Wednesday, August 15 2018

VietNamNews

Budget, language constraints hinder InfoSec project

Update: January, 13/2018 - 09:00
Funding shortages and foreign language deficiencies have hindered the nation’s efforts to strengthen information security in the digital era, experts say.— Photo vietnamnet.vn

HÀ NỘI — Funding shortages and foreign language deficiencies have hindered the nation’s efforts to strengthen information security in the digital era, experts say.

At a conference held in the capital city yesterday, they reviewed progress made by Project 99, a seven-year (2014-2020) project aiming to develop human resources to ensure information security (InfoSec) in the country.

Held by the Ministry of Information and Communications, Ministry of Defence, and the Ministry of Training and Education, the conference attracted the participation of businesses working in the InfoSec sector, universities and colleges.

The conference heard that 91 InfoSec lecturers, including 63 doctorate and 18 masters degree holders have been trained overseas in 11 countries. 100 InfoSec post-graduates, as well as 853 engineers and bachelors degree holders have graduated and found employment. In State agencies, 4,600 InfoSec staff members have attended short-term training programmes to enhance their knowledge and capacities.

Nguyễn Huy Dũng, deputy head of the Information Security Department, said the biggest challenge in implementing the project was a shortage of funds. In the 2014-2017 period, the project received just VNĐ100 billion, about one-fifth of the approved budget of VNĐ 470 billion (US$20.73 million).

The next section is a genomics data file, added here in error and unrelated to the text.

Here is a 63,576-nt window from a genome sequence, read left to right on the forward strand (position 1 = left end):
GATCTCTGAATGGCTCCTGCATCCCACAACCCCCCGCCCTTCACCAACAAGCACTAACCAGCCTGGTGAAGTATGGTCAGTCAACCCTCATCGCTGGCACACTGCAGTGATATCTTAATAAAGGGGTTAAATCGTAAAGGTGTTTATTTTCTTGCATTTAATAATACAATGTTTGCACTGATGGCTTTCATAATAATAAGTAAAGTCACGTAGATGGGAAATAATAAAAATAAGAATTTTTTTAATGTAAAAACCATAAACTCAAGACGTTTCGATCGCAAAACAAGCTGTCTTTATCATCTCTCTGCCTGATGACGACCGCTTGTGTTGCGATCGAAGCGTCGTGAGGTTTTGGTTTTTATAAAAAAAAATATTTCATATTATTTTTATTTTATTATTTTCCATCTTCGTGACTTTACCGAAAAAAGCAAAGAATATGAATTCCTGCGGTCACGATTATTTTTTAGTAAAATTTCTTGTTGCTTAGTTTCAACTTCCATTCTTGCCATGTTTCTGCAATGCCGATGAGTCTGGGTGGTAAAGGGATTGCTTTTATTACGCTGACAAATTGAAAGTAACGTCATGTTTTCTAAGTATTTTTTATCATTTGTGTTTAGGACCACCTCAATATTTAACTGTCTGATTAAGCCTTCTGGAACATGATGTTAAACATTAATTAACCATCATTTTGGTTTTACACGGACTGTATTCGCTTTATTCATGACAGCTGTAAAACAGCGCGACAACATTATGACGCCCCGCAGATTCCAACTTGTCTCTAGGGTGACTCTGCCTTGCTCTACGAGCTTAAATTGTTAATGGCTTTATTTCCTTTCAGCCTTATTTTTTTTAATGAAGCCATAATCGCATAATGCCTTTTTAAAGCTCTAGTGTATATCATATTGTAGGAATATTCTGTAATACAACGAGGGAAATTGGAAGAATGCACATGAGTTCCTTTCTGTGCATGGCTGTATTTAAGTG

Lack of foreign knowledge fluency and professional knowledge among InfoSec trainers and teachers was also a problem, making it unlikely that the project would meet its target of sending 1,500 InfoSec experts abroad for short-term training in internationally renowned institutions.

A representative of BKAV Corp said that there was high demand for InfoSec training, especially in information sensitive areas such as banking, finance and transportation. Project 99 needs to take this into account and call for private sector involvement to “ensure that Infosec training is efficient and yields practical results.”

Most participants from ministries, universities and businesses agreed that in the current context, in-country short-term training using international curriculum and foreign lecturers/instructors should be prioritised. Capable Vietnamese businesses should also be invited to participate, since InfoSec training is something many foreign institutions would be reluctant to transfer to another country, they said.

Deputy Minister of Information and Security, Phan Tâm, has asked the project’s steering committee to use the feedback and submit a revised plan to the Prime Minister. He said the report must state clearly the project’s  impacts to date and what it has to do in the future.— VNS

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